We use cookies to ensure that we give you the best experience on our website. By continuing to browse this repository, you give consent for essential cookies to be used. You can read more about our Privacy and Cookie Policy.

Durham Research Online
You are in:

Growth of plutons by floor subsidence : implications for rates of emplacement, intrusion spacing and melt-extraction mechanisms.

Cruden, A. R. and McCaffrey, K. J. W. (2001) 'Growth of plutons by floor subsidence : implications for rates of emplacement, intrusion spacing and melt-extraction mechanisms.', Physics and chemistry of the earth, part A: solid earth & geodesy., 26 (4-5). pp. 303-315.


Geophysical and field-based studies indicate that granitic phtons occur as either tabular (disk) or wedge (funnel) shapes whose length (L) to thickness (7) ratio is controlled by the empirical power law, T = 0.6(+0.15)L0.6(~.l). The dimensions of phtons are selfsimilar to other natural subsidence phenomena (calderas, ice cauldrons, sinkholes, ice pits) and it is proposed that they grow in a similar fashion by withdrawal of material (melt) from an underlying source, which is then transferred to the growing pluton within the crust. Experimental studies show that growth of subsidence structures occurs by vertical inflation >> horizontal elongation of an initial depression with L = width of the source region. If pluton growth is modelled in the same way, the empirical power law relating T and L defines limits for phton growth that are imposed by the width, thickness and degree of partial melting from a lower crustal source. Several growth modes that predict testable internal structural patterns are identified for plutons, depending on whether they are tabular or wedge-shaped, grow by continuous or pulsed magma delivery and whether magma is accreted from bottom to top, or vice versa. Rates of pluton growth are geologically fast (hundreds to hundreds of thousands of years) if magma supply is effectively continuous, but can also take millions of years if the time between magma delivery events is much longer than magma injection events. Plutons formed by melt extraction from an area directly beneath require large degrees of partial melting and or very thick sources. Lower degrees of partial melting and thinner sources are permitted when melt extraction occurs over a larger region, which can lead to the formation of spaced plutons. Tabular pluton growth will tend to favour widely spaced plutons, unless degrees of partial melting in the source are high. Wedge-shaped plutons can form much closer together and require lower degrees of partial melting. These results are in general agreement with current geophysical, petrological Correspondence to: A. R. Cruden and experimental estimates of partial melting in the lower continental crust.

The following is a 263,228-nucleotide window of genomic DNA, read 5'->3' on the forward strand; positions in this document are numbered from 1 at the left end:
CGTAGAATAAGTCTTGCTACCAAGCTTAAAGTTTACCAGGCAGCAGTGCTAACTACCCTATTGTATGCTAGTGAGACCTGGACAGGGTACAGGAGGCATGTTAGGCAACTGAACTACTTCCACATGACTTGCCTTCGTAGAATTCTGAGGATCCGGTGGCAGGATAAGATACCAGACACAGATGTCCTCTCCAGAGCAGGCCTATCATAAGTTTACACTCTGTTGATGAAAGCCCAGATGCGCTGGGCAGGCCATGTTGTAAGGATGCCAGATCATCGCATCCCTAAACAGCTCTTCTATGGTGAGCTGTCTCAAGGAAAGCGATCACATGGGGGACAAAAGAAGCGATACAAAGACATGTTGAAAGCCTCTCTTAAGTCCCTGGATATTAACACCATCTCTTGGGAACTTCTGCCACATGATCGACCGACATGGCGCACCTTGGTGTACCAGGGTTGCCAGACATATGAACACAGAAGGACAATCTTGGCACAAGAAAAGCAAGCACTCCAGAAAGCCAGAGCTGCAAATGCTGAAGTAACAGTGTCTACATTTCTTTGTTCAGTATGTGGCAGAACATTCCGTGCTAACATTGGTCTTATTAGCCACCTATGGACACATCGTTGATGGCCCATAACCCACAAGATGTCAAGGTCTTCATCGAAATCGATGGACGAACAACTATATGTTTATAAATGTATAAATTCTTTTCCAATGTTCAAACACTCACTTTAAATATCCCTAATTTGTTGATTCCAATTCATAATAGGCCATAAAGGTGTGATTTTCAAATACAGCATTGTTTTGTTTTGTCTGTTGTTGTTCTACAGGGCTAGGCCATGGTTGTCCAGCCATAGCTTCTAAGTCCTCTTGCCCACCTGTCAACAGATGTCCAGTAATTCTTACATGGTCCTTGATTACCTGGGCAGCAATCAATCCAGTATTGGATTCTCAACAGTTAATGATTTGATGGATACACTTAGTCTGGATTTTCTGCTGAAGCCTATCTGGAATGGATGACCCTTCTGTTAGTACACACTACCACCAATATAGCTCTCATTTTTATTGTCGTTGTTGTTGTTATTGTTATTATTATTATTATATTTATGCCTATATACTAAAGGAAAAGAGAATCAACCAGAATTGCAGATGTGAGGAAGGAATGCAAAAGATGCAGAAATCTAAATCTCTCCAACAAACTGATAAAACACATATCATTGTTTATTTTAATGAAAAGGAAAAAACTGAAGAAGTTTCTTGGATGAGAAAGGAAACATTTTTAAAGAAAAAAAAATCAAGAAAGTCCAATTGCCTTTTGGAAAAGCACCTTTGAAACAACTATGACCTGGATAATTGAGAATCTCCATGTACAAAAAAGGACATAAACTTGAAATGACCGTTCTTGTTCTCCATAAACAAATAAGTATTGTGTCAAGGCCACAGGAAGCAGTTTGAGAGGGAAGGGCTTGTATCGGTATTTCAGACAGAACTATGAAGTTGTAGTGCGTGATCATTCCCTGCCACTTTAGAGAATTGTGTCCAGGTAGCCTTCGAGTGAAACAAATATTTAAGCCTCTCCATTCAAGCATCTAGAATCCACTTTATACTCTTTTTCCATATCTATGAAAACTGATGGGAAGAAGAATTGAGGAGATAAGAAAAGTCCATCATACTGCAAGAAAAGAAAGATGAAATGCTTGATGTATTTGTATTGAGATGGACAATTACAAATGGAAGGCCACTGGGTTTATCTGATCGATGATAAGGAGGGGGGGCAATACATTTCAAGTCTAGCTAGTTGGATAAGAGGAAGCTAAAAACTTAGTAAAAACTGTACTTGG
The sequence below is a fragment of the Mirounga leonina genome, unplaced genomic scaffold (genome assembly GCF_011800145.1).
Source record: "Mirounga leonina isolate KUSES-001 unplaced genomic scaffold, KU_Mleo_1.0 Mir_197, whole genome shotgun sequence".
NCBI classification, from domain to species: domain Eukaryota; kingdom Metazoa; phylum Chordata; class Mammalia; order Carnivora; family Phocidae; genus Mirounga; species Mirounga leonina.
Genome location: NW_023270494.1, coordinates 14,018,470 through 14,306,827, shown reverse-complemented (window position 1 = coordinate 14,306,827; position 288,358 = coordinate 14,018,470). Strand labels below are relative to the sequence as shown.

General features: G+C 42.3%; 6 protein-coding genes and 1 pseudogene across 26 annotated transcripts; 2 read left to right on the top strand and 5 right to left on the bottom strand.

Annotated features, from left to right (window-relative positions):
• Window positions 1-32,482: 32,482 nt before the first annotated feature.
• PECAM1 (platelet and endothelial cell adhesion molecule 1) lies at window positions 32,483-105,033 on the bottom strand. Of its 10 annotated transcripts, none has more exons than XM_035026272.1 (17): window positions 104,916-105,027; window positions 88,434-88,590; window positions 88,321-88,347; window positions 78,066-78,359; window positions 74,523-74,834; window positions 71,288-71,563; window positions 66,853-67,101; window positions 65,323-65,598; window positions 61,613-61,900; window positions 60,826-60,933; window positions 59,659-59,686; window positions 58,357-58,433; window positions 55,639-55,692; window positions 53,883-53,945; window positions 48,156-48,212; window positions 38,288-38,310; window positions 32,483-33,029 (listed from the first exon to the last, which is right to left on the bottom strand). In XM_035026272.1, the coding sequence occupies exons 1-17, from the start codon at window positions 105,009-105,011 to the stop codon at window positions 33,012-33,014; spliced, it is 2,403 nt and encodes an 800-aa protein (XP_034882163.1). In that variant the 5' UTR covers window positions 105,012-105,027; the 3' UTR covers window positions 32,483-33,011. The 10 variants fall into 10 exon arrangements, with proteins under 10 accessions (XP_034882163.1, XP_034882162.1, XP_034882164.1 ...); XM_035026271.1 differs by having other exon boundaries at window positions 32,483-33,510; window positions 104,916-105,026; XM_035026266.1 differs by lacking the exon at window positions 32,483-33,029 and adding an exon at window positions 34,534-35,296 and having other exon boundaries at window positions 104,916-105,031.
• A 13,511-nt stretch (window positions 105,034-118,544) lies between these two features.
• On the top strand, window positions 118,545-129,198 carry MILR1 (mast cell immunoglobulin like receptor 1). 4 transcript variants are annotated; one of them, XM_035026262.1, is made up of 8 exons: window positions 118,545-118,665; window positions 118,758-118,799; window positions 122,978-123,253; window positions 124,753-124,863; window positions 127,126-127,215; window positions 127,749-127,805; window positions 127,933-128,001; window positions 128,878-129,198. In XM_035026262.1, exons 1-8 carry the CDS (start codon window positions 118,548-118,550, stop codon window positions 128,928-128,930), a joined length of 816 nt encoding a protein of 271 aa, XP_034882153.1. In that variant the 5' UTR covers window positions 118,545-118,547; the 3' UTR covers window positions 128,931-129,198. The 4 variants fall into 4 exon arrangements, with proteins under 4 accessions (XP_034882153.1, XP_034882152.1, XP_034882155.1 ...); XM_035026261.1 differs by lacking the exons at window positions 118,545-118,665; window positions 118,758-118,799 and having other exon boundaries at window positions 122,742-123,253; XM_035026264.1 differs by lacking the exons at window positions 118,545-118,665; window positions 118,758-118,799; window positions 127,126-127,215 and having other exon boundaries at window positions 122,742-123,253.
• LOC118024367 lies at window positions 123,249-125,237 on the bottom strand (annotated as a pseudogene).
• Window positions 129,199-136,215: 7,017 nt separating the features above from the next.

Item Type:Article
Full text:Full text not available from this repository.
Publisher Web site:
Date accepted:No date available
Date deposited:No date available
Date of first online publication:April 2001
Date first made open access:No date available

Save or Share this output

Look up in GoogleScholar